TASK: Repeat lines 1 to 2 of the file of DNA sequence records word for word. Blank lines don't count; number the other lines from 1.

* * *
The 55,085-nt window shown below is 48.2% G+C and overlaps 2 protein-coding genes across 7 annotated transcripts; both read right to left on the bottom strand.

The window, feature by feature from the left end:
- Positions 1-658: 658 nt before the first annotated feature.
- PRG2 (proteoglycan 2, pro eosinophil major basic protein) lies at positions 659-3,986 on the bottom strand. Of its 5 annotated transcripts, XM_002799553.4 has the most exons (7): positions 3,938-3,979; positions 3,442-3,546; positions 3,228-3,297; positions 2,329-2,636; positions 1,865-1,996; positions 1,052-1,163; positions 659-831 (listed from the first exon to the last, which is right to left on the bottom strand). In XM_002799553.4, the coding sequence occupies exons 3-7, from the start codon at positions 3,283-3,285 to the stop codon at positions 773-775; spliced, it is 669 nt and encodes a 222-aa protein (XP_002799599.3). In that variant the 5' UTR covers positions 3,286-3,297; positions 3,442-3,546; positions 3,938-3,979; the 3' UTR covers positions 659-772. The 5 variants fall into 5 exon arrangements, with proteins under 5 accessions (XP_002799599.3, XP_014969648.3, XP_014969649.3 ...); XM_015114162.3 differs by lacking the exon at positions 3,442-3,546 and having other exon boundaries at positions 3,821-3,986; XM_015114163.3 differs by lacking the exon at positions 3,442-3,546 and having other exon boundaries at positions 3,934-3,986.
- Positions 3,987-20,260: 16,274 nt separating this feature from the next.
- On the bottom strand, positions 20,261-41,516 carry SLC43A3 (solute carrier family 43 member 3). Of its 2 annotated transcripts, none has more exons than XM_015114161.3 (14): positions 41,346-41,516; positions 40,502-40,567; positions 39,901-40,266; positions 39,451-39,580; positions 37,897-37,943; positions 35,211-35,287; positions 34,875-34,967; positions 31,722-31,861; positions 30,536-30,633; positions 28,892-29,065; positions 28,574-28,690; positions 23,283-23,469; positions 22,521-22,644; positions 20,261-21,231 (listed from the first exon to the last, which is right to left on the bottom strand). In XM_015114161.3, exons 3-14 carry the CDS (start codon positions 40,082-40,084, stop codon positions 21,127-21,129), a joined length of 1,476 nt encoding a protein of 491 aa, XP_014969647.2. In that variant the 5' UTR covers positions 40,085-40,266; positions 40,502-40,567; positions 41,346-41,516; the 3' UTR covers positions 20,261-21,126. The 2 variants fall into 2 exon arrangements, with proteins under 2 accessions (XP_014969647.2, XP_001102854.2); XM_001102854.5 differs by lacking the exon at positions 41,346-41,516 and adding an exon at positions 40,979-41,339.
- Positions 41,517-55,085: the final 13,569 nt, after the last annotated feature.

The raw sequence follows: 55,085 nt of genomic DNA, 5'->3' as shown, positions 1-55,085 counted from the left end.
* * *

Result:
The 55,085-nt window shown below is 48.2% G+C and overlaps 2 protein-coding genes across 7 annotated transcripts; both read right to left on the bottom strand.

The window, feature by feature from the left end: